but they are not in that community. So when you
go and find a black doctor who works in the community,
who's from the community and has a focus in the community,
they're more likely to receive the information in a little

bit different fashion than someone who they've never met before.
Again bringing me back to analogies. My thing is that
if you have a financial advisor who you've never met
before telling you you give me all your money and
I'll make you rich, I'm pretty sure you're gonna say,
let me clutch my wallets a little bit more closely
than somebody who's never ever you know, somebody who you

actually know. But if you have a financial planet relationship
with for three, four or five decades and they tell
you put your money here, I'm pretty sure you'll be
all right. More than likely you'll say, hey, i've known
this financial planner for a while. I think it's a
good idea to listen to them, because he or she
hasn't let me wrong yet. But in the medical field
it's the exact opposite. It really explores me that a
lot of people don't say, you know what, maybe I

should get a primary care doctor who works in the community,
who looks like black people and says, you know what,
this person may be a better messenger than so and
so who's on the national news who comes in and
just drops this random fifteen minute plug or fifteen minutes
segment on how vaccines are breaks. So my my biggest outcry,
if you will, and I've been saying this of the

better part of a year and a half to two years,
is that we need more focused on primary care. I
am a primary care position, so yes, I have a bias,
but I also know what works for me, and I
know what works for my patients. I have patients who
literally will call me at the drop of a hat
and say, before I do anything medically related, I call
you first, Dr Jeffery because I trust you, and that
feeling is something you can't Boy, you can't make people

trust you by just telling them to do stuff, So
that relationship is the first thing. So how do we
stop the two point five times higher death rate in
Black Americans when it comes to health care? How about
we get more black positions, black immersed practitioners, black position assistance,
and the list goes on and on. But again, for
some reason, we don't think simple things for simple solutions.

Are simple problems have simple solutions? Uh? You know, I
can go on and on about this, and a lot
of times I do, and I apologize if I'm getting lengthy,
But I really and truthfully don't understand why we haven't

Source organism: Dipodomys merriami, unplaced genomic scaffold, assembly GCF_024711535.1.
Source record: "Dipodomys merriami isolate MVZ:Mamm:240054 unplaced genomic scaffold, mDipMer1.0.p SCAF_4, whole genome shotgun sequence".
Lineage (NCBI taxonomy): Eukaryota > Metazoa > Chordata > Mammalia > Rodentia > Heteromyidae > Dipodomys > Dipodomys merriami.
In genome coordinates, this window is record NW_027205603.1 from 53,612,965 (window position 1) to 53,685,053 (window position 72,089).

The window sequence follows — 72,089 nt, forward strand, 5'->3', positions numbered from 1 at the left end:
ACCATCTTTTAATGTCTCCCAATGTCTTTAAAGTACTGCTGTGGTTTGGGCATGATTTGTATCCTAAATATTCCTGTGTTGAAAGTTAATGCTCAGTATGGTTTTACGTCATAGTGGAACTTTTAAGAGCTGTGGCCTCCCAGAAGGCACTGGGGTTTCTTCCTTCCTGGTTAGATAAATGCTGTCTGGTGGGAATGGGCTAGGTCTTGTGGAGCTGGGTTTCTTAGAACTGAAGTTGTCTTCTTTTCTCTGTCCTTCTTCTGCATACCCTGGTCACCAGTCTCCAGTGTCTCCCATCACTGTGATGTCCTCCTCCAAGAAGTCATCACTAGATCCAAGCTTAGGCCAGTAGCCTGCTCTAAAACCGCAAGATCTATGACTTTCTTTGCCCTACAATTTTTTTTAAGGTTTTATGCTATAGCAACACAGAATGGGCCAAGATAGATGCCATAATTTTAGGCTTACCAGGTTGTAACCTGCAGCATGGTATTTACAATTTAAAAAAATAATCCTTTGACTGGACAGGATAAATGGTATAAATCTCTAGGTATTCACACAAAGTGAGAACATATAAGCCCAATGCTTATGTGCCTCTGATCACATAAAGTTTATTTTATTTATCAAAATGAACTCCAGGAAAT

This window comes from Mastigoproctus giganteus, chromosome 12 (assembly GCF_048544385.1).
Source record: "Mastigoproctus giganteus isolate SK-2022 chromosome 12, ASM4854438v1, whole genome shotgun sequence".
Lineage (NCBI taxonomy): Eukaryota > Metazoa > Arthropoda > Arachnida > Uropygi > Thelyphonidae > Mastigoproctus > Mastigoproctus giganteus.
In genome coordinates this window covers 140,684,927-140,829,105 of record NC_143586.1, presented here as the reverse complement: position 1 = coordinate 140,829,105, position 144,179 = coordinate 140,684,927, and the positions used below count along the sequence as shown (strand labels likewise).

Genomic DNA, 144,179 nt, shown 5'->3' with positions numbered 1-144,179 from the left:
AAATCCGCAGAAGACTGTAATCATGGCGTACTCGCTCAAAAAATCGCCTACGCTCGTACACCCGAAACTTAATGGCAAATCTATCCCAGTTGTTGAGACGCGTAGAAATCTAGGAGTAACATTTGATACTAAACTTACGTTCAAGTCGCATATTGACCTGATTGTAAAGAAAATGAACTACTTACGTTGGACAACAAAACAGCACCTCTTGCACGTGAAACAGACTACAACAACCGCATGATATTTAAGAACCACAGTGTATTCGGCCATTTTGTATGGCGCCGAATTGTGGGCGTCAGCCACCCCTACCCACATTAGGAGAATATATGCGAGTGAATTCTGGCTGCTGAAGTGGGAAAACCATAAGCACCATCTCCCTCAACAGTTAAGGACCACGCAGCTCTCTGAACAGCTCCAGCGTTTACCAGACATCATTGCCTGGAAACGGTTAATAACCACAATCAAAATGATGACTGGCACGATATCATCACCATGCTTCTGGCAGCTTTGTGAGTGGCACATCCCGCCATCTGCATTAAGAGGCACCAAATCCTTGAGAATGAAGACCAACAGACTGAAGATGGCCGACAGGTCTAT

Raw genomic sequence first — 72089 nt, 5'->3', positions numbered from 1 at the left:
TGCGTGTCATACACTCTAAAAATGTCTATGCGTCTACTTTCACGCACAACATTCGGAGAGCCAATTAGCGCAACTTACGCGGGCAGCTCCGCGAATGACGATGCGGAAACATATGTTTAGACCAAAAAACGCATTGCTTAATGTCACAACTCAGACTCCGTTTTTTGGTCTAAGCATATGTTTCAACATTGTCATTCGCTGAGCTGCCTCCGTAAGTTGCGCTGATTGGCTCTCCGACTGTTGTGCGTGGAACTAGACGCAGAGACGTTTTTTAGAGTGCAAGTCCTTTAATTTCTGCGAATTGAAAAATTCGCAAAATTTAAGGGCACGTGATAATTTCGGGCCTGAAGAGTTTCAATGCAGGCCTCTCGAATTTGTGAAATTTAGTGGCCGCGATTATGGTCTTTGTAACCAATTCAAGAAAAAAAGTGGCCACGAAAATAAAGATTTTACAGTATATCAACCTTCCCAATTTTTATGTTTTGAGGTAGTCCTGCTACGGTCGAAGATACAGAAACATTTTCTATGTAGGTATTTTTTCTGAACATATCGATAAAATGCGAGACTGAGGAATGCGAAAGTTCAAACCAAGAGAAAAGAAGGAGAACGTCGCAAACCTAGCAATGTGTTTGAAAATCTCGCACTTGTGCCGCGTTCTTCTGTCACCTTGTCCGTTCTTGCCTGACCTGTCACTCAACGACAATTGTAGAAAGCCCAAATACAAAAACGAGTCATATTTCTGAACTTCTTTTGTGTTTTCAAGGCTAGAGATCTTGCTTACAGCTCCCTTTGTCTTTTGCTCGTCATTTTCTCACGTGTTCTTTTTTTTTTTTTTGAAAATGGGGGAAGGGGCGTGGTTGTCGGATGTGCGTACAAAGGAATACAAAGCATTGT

figured out the enigma of how do we get more
black people be healthy, maybe get more black doctors. Doesn't
sound really really difficult to me, But for some reason
people just think, well, you know what, let's just go

ahead and throw more money. Yet, let's put a clinic here,
and let's do that. I mean, all those are great,
but if the people in the clinic don't speak the
same language, it makes no sense. Another quick analogy. If
you literally go to a place and everyone in the
building speaks Spanish and no one actually, uh in that
community spoke Spanish, how will how well would healthcare be delivered?

At that point, it's probably not going to go to well,
it's not saying it can't happen. But all of the
people in the building that our clinicians speak Spanish, and
no one in the community speaks Spanish, I think you're
gonna say, well, we probably can get this done, but
it could be done a lot better. So if everyone
in the community spoke Spanish and everyone in the clinic
spoke Spanish, all of a sudden, the community and the
clinic work a lot better. So when black people see

black doctors, their healthcare solutions are a lot better, the
communications better, the trust is better, They're more likely to
return the business. And it's actually proven. Research has show
that the the actual outcomes are exclusively better when there
are more people that looked like the actual patient. So,
all things being said, in the very robust and long

winded answer that I can give, if that we need
a more robust focus on primary care, and the primary
care hopefully can be delivered by people that looked like
the actual patient, so those health care disparities are actually
addressed in a more effective way. Dr Byron Jasper, founder
and CEO of Bai Jack Clinic in Baton Rouge, with
some great information for us on COVID nineteen and the vaccines.

Dr Jasper, thanks so much for coming on the show.
We appreciate it, Yes, sir, thank you for having me.
I appreciate it all right, And that'll do it for
this edition of I Hear Radio Communities. I'm your host.
Ryan Gorman will be back, same time, same place, next weekend.
Stay safe,